Tuesday, November 4, 2014

Watermark, an exploratory film by Jennifer Baichwal, Nick de Pencier and Edward Burtynsky

Canadian directors, Jennier Baichwal and Nick de Pencier, joined with world class photographer Edward Burtynsky to explore the use of water throughout the world. The history of water and how different cultures view it is displayed through the exemplary photographic style for which Burtynsky is so famous. The film was a five year project and took them to ten countries, and what they learned is both shocking and beautiful. Burtynsky's experience with Baichwal as his director for Manufactured Landscapes has proven to be an indelible match.

The film has been well received by critics and has been viewed at the Toronto Film and Berlinale Festivals. The TFCA has declared the film to be the Best Canadian Film for 2013, and they are expanding to new audiences throughout the world. The Charleston Music Hall will hold a viewing tomorrow evening at 7pm for just $5. The importance of understanding the great expanse of how differently the world views water and its use can help us to understand and appreciate the sometimes unappreciated resource, as many Californians may attest.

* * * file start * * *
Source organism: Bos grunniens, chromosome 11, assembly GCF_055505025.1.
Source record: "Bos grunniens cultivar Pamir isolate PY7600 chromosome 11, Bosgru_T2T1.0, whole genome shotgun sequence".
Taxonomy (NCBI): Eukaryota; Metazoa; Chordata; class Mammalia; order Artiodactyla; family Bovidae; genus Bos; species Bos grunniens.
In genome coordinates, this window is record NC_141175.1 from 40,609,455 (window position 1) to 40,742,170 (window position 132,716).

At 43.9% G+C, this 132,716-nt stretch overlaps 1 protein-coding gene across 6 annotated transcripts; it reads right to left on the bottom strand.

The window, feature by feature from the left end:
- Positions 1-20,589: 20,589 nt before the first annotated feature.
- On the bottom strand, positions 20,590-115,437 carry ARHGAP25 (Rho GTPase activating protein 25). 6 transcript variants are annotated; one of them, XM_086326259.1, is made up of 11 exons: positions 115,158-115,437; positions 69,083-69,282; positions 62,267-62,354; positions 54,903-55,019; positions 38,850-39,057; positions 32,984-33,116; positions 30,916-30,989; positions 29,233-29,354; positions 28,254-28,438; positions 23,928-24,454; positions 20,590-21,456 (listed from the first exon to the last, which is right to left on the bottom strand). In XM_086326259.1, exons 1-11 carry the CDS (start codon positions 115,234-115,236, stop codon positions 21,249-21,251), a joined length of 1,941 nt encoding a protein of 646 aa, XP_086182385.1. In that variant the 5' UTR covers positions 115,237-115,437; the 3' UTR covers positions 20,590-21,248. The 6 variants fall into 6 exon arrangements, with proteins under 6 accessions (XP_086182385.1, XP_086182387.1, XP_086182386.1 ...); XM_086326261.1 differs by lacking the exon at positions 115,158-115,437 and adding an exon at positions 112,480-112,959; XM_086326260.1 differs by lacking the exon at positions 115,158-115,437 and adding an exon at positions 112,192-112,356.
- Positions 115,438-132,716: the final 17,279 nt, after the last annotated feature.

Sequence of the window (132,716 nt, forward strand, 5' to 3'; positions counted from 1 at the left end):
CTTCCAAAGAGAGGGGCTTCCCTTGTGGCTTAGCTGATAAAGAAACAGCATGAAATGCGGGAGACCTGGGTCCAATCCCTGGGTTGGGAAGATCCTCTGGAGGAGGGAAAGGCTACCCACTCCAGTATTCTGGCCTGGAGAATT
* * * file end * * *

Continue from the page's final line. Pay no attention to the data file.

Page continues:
The seductive style will introduce you to places like China's Fujian coast. The Xiluodu Dam, six times the size of the Hoover Dam, is being built for hydroelectric power generation and flood control. It is currently the 4th tallest dam in the world. They visit Huntington Beach for the US Open of Surfing and the dried out Delta region where Colorado River is reduced to a trickle before completely drying out prior to joining the ocean. Their tour of the Ganges, where millions of people bask in a sacred bath simultaneously, is awe inspiring.

The domination of water over civilization is not always apparent until it's gone. We depend on it, need it to survive and thrive on its power. This film should be seen by everyone, including children, as its imperative educational and historical is necessary for us as our climate changes. Learning how to use water effectively is necessary. Our survival depends on it.

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